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Reality dawns – at last

When Stalin died, it is said, the ordinary people who had suffered silently under his jackboot refused to believe he was dead. They had been so scared of the red tyrant that they did not want to heave a sigh of relief in public and face the consequences in case he was not really pushing up the daisies. They found the news of his demise too good to be true. That is the way with all wicked men.

Time was when it was widely believed that Velupillai Prabhakaran was invincible. Even books were written by some well known authors subtly lionising the Tiger chief. When he breathed his last in the shallows of the Nandikadal lagoon last year, his victims refused to believe he was dead. Likewise there were some naïve foreign diplomats who, misled by the pundits of the so-called civil society, thought the LTTE terror machine would survive Prabhakaran's death. Their governments, therefore, did not consider this country safe even after the conclusion of war. But, today, one year after the crushing of the LTTE, the reality of the security situation here has manifestly dawned.

The US has lifted travel restrictions on its citizens visiting Sri Lanka. Better late than never!

Even some of the military superpowers did not want to believe that the Sri Lankan security forces were equal to the task of defeating the LTTE. Propaganda played a major role in the LTTE's terror campaign. Many myths were very effectively disseminated about the outfit. They were aimed at not only boosting the image of the LTTE but also demoralising the State and successive governments. They had worked almost perfectly until 2006, when Prabhakaran blundered by plunging the country back into war.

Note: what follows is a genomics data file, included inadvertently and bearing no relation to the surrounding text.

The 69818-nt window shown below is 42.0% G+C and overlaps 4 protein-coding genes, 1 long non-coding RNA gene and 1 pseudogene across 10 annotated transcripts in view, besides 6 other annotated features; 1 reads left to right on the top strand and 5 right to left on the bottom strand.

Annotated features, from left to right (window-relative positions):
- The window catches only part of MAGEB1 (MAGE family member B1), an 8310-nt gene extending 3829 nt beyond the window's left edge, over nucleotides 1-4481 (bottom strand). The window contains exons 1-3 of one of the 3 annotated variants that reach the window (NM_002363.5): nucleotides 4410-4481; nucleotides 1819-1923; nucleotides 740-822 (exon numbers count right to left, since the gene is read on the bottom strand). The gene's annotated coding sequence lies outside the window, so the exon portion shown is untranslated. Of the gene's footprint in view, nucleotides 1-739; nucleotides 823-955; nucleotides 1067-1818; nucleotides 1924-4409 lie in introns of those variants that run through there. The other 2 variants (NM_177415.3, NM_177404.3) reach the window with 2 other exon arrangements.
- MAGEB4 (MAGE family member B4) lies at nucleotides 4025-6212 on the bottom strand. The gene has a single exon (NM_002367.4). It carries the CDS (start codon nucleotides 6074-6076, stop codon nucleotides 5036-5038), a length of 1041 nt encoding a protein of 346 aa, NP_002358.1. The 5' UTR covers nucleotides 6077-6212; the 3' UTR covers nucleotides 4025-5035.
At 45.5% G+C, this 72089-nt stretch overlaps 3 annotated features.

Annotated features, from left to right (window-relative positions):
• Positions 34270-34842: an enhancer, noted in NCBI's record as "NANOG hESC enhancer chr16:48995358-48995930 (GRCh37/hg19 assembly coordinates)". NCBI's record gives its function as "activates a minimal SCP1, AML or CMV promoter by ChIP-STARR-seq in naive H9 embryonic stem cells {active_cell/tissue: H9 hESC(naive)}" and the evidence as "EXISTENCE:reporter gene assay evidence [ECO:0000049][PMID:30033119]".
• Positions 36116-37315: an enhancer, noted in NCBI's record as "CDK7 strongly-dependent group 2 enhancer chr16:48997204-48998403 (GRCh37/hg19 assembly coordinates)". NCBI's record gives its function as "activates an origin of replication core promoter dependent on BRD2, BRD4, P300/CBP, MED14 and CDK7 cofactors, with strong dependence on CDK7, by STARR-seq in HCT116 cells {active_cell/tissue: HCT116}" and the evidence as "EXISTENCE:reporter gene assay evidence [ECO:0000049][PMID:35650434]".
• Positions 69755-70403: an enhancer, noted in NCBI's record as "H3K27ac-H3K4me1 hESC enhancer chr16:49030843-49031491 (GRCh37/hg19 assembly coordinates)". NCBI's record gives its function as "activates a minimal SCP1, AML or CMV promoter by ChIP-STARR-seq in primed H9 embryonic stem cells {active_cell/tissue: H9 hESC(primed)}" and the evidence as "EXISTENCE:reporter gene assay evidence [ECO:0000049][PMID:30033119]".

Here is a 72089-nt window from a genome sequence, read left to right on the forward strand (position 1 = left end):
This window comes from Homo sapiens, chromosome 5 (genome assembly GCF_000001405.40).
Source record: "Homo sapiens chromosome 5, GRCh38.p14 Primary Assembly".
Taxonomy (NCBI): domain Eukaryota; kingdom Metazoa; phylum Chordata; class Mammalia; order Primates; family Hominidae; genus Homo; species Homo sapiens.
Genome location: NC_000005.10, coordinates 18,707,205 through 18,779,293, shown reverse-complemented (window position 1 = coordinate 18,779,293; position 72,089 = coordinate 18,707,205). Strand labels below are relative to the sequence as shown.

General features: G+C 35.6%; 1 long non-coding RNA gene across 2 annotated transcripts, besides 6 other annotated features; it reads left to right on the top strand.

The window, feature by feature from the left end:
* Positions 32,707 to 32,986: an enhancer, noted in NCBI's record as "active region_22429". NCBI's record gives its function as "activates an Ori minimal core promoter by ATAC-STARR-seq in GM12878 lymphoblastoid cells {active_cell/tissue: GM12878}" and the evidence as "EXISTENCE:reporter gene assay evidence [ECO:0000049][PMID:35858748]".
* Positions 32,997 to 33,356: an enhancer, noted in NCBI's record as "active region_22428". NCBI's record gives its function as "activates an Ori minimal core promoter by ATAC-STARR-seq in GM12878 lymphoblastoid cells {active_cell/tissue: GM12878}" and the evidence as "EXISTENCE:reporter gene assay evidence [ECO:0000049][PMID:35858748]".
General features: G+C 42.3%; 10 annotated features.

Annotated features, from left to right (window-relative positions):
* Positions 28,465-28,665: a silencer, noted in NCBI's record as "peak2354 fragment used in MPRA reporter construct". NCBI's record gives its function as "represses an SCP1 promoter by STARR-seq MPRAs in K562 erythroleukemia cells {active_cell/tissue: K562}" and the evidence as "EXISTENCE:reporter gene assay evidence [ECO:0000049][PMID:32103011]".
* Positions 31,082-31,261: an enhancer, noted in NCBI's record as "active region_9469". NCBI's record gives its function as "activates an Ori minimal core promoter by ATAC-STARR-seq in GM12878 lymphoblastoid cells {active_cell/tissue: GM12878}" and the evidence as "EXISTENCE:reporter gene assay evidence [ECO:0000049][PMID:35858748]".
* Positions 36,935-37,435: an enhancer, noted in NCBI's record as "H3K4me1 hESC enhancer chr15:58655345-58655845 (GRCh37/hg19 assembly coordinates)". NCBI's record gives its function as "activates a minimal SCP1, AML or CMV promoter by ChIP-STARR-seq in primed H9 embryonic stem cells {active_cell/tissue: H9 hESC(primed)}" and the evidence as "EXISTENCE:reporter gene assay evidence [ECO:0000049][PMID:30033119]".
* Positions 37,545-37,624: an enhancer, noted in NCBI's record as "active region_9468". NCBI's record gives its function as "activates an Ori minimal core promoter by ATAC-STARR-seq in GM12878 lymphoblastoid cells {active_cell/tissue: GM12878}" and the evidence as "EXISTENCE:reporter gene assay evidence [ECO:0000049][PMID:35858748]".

In fact, what had helped the LTTE survive different political dispensations and thrive for over three decades before being crushed was its adeptness at deception rather than its military prowess or anything else. It had mastered the art of inching towards its goal by making war and talking peace alternately. Nor were the past governments determined to go the whole hog to eliminate terror; they only sought to ‘control’ the scourge for political and economic reasons. They waged war haphazardly thus giving the LTTE time to regroup and strike back with renewed vigour with a devastating impact each time. Thus, governments came and went but the LTTE survived them bolstering its claim of invincibility. What befell the LTTE in the end is now history.

The LTTE's guerrilla arm, contrary to expectations of some western governments, did not survive the decimation of the outfit's conventional military capability and its top leadership for a number of reasons. The LTTE's plan for a guerrilla struggle was aborted at the initial stages of the Vanni operations. Prabhakaran had large quantities of arms, ammunition and fuel stored underground in the hope that he would be able to have the war suspended with the help of the international community and infiltrate those areas to resume a guerrilla war. But, the army succeeded in effectively countering that move by unearthing his weapons caches and fuel dumps and pinning down all the LTTE combatants at the front without letting them slip back into the newly cleared areas. Another reason why the LTTE cannot wage a guerrilla war at present is the absence of a base within Sri Lanka to operate from. It cannot use its overseas bases for this purpose because it has no way of smuggling in men and material across the sea. Its naval capability has been neutralised.

Most of all, the LTTE rump is too demoralised to resume terrorism, having pathetically failed to achieve anything after thirty years of fighting under a strong leader like Prabhakaran. Who is the surviving LTTE combatant who will want to fight for another thirty years and achieve the same result? By the time the LTTE launched its final battle, it had lost the sympathy of people under its gun. There were no volunteers joining its fighting units unlike at the inception of its struggle and it, therefore, had to forcibly recruit men, women and children thus further antagonising the people, without whose support no guerrilla group could operate. Successful rehabilitation programmes to reintegrate former LTTE combatants into the mainstream of society and the re-democratisation and development processes underway in the North and the East have also helped obviate many conditions necessary for the re-emergence of a guerrilla movement.

These are some of basic facts that a section of the international community did not care to factor in when they predicted that the LTTE terror would outlive the killing of Prabhakaran et al. Now, they stand corrected and that is what the lifting of the US travel restrictions is all about.

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